Martinis or apple wine?
For your post-corona bucket list: Frankfurt am Main is not just about the money. Find out why it’s worth making a trip to this banking hub.
A little of New York’s flair is also evident in Germany’s banking capital. Viewed from the River Main, Frankfurt’s skyline with its many skyscrapers is by no means inferior to that of other metropolises around the world. There is one important difference, however: “Mainhattan” is not a megacity. Frankfurt has only around 700,000 inhabitants, yet it is Germany’s leading financial hub, as well as home to the European Central Bank. Modern and traditional at once, the city combines an international orientation with authentic Hessian regional culture.
Sachsenhausen, the banks of the River Main, the banking district
If you have only ever used Frankfurt as a stopover when travelling by train or air, spend a little more time here when you are next passing through. Especially during the summer months, the city reveals just how much greenery is hidden behind the banking towers – along the banks of the River Main, for example. Visitors can enjoy not only nature and a fantastic view of the city’s skyline, but also 15 different museums devoted to everything from architecture and film to fine art and Jewish history. Providing an overview of 700 years of European art history, the Städel Museum is particularly well-known and popular among art aficionados.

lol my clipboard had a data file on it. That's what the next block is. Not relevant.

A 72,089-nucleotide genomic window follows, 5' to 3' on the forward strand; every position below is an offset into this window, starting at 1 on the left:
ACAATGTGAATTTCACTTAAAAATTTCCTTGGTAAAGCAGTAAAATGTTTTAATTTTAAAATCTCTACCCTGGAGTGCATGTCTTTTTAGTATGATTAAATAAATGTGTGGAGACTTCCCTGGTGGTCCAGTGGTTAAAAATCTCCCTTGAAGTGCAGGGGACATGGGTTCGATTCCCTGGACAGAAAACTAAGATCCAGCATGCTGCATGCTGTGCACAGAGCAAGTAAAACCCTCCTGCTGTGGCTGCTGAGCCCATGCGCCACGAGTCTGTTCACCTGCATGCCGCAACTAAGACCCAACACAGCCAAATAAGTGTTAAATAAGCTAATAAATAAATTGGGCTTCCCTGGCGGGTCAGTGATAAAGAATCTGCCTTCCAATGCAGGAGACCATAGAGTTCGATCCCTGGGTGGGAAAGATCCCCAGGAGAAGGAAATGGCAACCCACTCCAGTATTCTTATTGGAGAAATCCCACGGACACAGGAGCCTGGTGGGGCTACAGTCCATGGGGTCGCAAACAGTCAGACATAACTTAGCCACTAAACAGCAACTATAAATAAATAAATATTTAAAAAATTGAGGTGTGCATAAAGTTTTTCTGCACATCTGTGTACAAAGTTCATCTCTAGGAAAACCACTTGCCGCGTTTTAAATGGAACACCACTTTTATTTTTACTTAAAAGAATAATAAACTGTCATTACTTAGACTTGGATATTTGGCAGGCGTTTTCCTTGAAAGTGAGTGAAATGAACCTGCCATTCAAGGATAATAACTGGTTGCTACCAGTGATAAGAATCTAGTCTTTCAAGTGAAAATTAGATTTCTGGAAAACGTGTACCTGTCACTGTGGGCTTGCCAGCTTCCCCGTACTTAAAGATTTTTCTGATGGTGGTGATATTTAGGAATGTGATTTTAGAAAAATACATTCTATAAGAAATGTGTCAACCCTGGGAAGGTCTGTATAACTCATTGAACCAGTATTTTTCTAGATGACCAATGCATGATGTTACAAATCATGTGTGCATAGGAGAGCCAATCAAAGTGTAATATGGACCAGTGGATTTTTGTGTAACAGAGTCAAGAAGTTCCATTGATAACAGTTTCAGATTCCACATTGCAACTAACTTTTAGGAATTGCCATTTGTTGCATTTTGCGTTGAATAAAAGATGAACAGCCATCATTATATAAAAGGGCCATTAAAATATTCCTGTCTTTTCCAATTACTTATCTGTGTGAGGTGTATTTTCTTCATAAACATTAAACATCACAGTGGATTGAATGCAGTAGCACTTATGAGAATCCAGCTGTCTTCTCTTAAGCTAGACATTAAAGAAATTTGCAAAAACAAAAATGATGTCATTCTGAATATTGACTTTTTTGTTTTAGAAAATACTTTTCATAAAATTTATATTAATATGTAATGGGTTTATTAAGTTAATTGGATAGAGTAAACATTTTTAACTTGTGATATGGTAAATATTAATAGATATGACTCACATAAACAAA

Explore Frankfurt digitally
The Städel Museum in Frankfurt am Main already offered outstanding digital services even before corona. Among other things, the museum has a highly recommendable podcast in its repertoire. Available in German and English, “Finding van Gogh” tells the moving story of the legendary “Portrait of Dr Gachet” – and has been nominated for the German Podcast Award. Anyone wishing to expand their knowledge of art even further can take advantage of the free art course on modernity in English or German. Comprising five modules, the course can be attended at flexible times and features a diverse programme of films, texts and fun learning formats.
But perhaps you do not aspire to be an art expert, and would prefer instead to simply stroll through Frankfurt’s new historic centre? Thanks to this series of videos, you can now do so from the comfort of your own home. The successful mix of reconstructed and new buildings in the heart of the city recalls Frankfurt’s turbulent history as a European metropolis.
In stark contrast to the cosmopolitan and intellectual Frankfurt, “Fraa Rauscher” is a historical figure shrouded in myth who reputedly was extremely fond of the city’s traditional apple wine. She is represented at all kinds of occasions and local festivals – even a monument was erected to her: a fountain in Klappergasse in the pub district of Alt-Sachsenhausen. But watch out! The statue of the old woman takes every opportunity to spit water at inattentive passers-by, much to the delight of those watching.
If you fancy another change in perspective while in Frankfurt, why not take the lift in the Main Tower on Neue Mainzer Strasse right to the top and visit the viewing platform at an altitude of 198 metres. On a clear day you can see all the way across the Rhine-Main region to the neighbouring low mountain ranges of Taunus, Odenwald and Spessart. And to round off your day with a glass of fresh apple wine, we recommend making a trip to Sachsenhausen or getting back to nature out at the old US airbase in the Bonames district to the north of the city.
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